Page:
Local authorities met with Boeung Kak community members yesterday to register villagers left out of the oft-criticised resettlement scheme as a first step to providing them with titles and onsite housing.
More than 10 officials including police, commune and village chiefs as well as representatives of the Land Management Ministry and City Hall made up the two teams who went to the disputed area yesterday.
“We will work on this until it is completed,” said En Saphorn, Srah Chak deputy chief and one of the members of the working group. According to Saphorn, the group has been able to prepare land certificates for 20 families already.
Both residents and NGOs who have long fought City Hall over the exclusion of scores of families from a 12.44-hectare on-site resettlement plot said yesterday that they were thrilled to see the first concrete action since the site was proposed in 2011.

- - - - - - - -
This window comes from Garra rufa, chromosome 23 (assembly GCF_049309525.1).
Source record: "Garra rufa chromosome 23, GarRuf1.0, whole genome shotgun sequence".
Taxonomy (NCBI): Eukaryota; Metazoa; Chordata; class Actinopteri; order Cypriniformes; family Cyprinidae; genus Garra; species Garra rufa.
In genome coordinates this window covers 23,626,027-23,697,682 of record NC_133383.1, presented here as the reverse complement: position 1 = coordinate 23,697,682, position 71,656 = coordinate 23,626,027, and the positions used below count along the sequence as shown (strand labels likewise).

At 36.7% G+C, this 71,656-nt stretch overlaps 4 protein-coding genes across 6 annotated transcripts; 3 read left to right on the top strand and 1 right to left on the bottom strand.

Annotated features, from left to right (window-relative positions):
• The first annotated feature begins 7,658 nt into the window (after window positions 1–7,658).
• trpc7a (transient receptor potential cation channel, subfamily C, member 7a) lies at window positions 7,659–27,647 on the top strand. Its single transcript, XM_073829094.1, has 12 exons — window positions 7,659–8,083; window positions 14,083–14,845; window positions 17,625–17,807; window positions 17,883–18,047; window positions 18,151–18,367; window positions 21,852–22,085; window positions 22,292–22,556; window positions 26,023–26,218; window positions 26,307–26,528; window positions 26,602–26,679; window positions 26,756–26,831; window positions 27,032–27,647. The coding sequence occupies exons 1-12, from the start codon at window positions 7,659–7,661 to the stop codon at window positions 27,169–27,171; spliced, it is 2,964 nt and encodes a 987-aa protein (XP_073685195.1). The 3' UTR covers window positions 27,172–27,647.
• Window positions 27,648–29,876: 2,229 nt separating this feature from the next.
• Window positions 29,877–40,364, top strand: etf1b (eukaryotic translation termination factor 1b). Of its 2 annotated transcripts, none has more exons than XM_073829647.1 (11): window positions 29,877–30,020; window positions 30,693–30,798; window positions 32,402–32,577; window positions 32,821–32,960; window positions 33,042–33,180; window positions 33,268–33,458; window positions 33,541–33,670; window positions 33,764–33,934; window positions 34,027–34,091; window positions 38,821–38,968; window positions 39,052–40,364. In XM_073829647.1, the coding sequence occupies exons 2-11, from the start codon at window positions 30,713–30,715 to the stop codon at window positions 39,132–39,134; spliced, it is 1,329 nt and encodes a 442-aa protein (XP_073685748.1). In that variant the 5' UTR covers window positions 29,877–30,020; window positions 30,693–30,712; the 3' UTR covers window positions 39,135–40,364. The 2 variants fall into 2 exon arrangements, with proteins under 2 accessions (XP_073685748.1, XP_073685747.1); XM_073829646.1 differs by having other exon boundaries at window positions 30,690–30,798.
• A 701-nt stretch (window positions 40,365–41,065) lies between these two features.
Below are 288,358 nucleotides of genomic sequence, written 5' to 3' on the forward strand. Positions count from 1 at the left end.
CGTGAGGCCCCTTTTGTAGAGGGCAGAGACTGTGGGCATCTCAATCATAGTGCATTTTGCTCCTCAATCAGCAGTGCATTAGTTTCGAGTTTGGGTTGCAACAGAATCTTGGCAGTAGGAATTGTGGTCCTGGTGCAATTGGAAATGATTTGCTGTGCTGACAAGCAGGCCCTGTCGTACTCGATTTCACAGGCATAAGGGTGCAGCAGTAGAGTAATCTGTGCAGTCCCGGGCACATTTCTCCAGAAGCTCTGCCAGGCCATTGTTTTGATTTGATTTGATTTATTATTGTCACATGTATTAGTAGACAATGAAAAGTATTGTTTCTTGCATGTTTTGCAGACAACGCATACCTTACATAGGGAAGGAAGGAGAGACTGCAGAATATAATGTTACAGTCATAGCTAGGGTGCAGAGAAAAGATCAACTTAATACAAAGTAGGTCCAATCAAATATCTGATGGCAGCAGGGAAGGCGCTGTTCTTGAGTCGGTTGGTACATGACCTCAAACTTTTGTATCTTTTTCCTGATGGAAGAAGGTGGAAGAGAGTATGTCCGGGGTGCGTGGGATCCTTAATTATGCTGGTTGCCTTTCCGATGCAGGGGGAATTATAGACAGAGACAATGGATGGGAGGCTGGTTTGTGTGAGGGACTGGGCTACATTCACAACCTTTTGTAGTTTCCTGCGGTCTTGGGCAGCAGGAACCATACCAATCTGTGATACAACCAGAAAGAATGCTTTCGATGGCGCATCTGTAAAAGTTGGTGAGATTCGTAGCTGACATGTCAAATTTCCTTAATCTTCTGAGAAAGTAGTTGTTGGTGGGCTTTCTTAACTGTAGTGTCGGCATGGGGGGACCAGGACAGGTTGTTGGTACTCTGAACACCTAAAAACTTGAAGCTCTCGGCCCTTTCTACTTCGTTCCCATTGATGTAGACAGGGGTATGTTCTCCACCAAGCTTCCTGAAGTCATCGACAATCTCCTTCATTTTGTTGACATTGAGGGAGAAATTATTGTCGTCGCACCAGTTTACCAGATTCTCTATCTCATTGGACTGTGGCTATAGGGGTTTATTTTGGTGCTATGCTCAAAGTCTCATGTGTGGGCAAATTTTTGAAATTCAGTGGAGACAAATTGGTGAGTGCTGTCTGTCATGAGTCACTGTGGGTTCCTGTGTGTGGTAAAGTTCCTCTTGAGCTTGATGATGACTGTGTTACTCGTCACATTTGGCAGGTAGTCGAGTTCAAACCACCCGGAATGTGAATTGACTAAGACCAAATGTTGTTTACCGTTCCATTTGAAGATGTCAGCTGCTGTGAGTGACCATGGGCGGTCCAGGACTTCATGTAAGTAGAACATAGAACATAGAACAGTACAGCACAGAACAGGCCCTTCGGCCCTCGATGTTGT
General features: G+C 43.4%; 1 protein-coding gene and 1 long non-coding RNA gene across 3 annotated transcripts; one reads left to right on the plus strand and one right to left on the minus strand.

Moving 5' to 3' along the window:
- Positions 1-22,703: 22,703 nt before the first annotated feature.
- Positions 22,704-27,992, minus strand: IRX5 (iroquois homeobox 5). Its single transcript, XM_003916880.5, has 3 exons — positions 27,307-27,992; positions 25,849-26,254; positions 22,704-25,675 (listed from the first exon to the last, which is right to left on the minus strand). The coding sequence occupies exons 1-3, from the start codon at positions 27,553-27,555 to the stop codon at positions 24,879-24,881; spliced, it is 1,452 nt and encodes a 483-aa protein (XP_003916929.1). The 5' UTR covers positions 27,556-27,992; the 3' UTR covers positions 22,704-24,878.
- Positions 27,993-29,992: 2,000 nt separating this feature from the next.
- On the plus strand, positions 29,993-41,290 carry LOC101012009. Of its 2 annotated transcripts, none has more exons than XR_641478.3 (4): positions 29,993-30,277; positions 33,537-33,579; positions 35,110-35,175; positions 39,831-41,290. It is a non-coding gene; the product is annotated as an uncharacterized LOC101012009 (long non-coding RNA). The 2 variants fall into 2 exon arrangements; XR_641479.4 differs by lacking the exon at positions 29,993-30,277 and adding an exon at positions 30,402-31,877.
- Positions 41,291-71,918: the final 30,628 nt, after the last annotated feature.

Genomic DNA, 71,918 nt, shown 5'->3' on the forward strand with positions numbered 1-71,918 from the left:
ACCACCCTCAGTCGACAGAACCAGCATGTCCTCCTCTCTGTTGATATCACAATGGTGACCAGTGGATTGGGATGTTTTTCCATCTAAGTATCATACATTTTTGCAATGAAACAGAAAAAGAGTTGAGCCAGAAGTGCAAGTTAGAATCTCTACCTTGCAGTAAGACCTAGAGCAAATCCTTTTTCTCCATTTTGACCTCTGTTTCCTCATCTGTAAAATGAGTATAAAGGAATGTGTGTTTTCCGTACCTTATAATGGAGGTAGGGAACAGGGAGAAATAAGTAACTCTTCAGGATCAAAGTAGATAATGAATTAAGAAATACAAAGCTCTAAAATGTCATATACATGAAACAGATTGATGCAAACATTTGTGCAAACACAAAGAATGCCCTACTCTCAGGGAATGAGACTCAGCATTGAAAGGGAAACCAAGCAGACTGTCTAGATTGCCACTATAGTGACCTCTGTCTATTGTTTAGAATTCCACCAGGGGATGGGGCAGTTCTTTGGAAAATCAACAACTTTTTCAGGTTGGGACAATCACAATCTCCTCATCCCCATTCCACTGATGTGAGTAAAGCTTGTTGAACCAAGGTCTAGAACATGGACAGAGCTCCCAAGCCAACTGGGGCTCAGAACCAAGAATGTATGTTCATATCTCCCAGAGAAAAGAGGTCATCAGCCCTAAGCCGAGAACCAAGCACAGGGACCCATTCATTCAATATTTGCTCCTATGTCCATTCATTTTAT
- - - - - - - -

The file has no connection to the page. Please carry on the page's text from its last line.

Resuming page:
“I am so happy now,” said Boeung Kak representative Chan Puthisak.
“I believe that the officials will put us into the 12.44 hectares and give all 60 families land certificates,” he said.
In May, newly installed Phnom Penh Governor Pa Socheatvong promised to resolve the long-standing Boeung Kak lake land dispute, as well as that of Borei Keila, and quickly met with representatives in an unprecedented move.
“It’s better than before. And I think this latest action is a good sign that will lead to the conclusion of the land disputes in this area,” said Ee Sarom, programs coordinator at urban housing NGO Sahmakum Teang Tnaut.
But he and others said they would continue to closely monitor the situation and wouldn’t pull back until residents had been successfully settled.
Last week, Boeung Kak villagers were joined by protesters from Borei Keila and Thmor Kol in blocking the capital’s Monivong Boulevard as they demanded solutions to their respective land disputes. They were dispersed with a powerful water cannon, which knocked one woman unconscious.